I was recently chatting with one of my friends, Jenny, who was feeling apprehensive about attending her nephew’s 21st birthday on the weekend.  Her brother-in-law and sister-in-law had had an acrimonious divorce five years earlier and were still not on speaking terms.

The planning for the 21st had become another opportunity to play out all the bitterness and gamesmanship that had bought the relationship to an end in the first place.  The one person who seemed to have been forgotten in all of this was the poor nephew, who was faced with a choice of having two celebrations, one with each parent and their extended family.  It was all too much for the poor young man.  His father took over the organising, his mother and maternal grandmother, aunts and uncles were not invited.  He didn’t feel up to having two big celebrations and was left having a 21st party that didn’t include some of the people he loved the most.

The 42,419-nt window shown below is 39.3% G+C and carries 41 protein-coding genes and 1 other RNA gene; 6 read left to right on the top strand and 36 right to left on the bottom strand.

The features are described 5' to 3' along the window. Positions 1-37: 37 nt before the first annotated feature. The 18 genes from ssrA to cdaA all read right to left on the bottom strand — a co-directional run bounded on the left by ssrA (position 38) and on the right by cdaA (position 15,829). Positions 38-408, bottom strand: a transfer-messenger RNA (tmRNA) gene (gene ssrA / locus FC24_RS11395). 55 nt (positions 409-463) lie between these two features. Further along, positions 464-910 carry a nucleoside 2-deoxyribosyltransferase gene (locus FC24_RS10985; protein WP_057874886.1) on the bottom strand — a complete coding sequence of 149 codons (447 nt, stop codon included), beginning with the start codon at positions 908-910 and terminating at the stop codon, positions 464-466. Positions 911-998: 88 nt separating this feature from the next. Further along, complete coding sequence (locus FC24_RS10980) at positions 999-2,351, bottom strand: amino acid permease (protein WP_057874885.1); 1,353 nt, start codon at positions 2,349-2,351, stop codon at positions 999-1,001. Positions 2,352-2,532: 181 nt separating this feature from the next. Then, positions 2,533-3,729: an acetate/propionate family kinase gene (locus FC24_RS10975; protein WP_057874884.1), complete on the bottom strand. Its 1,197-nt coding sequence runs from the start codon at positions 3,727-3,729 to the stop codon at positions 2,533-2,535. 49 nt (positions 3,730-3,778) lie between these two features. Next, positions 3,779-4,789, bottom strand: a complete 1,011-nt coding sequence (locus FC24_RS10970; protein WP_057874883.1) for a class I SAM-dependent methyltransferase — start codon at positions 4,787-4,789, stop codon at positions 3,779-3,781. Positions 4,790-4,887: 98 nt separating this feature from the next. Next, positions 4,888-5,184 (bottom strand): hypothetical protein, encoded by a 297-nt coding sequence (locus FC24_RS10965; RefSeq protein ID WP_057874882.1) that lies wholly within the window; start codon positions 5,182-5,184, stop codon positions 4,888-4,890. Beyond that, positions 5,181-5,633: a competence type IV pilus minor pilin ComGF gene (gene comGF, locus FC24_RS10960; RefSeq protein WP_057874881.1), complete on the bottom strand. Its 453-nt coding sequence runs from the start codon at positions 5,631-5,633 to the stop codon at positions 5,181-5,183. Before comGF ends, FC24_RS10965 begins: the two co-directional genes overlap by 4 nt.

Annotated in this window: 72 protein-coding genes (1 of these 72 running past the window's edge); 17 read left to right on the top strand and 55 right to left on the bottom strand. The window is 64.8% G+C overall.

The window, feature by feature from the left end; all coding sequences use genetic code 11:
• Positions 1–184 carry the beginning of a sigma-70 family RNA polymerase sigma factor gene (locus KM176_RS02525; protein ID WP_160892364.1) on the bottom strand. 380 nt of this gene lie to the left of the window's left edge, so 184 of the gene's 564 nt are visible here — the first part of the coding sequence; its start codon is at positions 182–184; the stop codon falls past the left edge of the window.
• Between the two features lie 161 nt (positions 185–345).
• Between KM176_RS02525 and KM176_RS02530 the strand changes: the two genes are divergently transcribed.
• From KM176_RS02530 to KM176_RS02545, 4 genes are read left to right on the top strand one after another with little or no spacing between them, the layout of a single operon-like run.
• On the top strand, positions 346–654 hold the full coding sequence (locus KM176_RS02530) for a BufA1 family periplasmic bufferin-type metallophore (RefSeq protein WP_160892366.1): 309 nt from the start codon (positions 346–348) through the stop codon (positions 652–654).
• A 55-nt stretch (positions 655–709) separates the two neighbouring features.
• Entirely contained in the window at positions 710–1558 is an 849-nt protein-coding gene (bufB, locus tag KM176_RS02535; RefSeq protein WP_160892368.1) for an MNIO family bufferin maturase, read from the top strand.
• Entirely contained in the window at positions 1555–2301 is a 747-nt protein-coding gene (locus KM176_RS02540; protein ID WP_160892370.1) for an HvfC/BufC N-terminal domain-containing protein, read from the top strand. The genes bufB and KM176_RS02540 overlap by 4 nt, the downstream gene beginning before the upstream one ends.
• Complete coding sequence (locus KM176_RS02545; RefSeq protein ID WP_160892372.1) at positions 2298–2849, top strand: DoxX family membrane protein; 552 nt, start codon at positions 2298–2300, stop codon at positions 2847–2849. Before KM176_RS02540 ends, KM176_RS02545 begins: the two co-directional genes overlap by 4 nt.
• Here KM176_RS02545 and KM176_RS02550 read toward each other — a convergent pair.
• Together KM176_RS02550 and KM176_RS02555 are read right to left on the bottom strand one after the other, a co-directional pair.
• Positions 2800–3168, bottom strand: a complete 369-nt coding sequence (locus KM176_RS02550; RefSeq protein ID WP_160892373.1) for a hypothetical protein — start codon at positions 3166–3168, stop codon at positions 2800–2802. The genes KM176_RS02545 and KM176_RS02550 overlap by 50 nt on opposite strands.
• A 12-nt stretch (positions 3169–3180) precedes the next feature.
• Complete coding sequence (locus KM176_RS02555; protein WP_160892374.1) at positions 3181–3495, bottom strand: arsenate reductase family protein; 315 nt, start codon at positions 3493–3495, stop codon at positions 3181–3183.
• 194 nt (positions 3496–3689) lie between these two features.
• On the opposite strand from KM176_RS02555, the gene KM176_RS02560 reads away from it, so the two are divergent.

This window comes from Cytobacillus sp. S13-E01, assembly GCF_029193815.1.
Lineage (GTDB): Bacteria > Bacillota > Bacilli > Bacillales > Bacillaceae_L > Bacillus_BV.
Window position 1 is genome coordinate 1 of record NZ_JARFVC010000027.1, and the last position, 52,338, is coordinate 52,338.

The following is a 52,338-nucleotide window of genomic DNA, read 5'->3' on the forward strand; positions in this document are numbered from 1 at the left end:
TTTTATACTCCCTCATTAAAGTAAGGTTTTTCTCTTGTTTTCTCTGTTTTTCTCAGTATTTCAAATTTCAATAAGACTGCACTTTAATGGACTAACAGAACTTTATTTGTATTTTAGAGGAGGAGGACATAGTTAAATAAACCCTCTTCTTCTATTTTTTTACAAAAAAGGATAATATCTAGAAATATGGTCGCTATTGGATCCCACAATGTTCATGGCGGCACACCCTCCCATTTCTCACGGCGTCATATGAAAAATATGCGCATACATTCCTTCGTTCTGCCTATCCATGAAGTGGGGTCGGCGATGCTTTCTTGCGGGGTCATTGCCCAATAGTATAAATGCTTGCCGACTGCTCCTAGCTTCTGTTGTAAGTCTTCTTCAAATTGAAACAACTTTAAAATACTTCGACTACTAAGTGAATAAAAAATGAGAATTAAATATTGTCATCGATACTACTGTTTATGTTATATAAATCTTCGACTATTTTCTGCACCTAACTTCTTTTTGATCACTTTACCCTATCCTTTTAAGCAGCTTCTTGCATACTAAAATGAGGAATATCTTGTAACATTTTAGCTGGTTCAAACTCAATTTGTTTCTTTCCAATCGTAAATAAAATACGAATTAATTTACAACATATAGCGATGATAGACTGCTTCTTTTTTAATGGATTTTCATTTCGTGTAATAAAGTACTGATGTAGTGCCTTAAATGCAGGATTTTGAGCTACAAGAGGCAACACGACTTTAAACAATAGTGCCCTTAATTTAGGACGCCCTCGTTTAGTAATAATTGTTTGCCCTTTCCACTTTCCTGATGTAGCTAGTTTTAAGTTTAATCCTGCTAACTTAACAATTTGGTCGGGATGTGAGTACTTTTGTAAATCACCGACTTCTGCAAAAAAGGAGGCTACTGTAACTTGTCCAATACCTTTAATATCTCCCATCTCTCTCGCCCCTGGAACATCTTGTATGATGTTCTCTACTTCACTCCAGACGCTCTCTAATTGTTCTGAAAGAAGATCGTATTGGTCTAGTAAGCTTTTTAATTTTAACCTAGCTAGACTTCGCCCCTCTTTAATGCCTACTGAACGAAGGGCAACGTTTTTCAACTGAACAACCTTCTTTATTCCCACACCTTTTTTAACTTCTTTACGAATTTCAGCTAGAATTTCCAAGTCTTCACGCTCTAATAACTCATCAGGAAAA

I felt saddened to hear this story.  I know that a Melca divorce could have helped this couple to live a different life after separation, and equip them to put the interests of their children at the centre of their decision making, instead of setting them up to continue the fight.  How many other young people are faced with being stuck in the middle of their parent’s messy divorce many years down the track?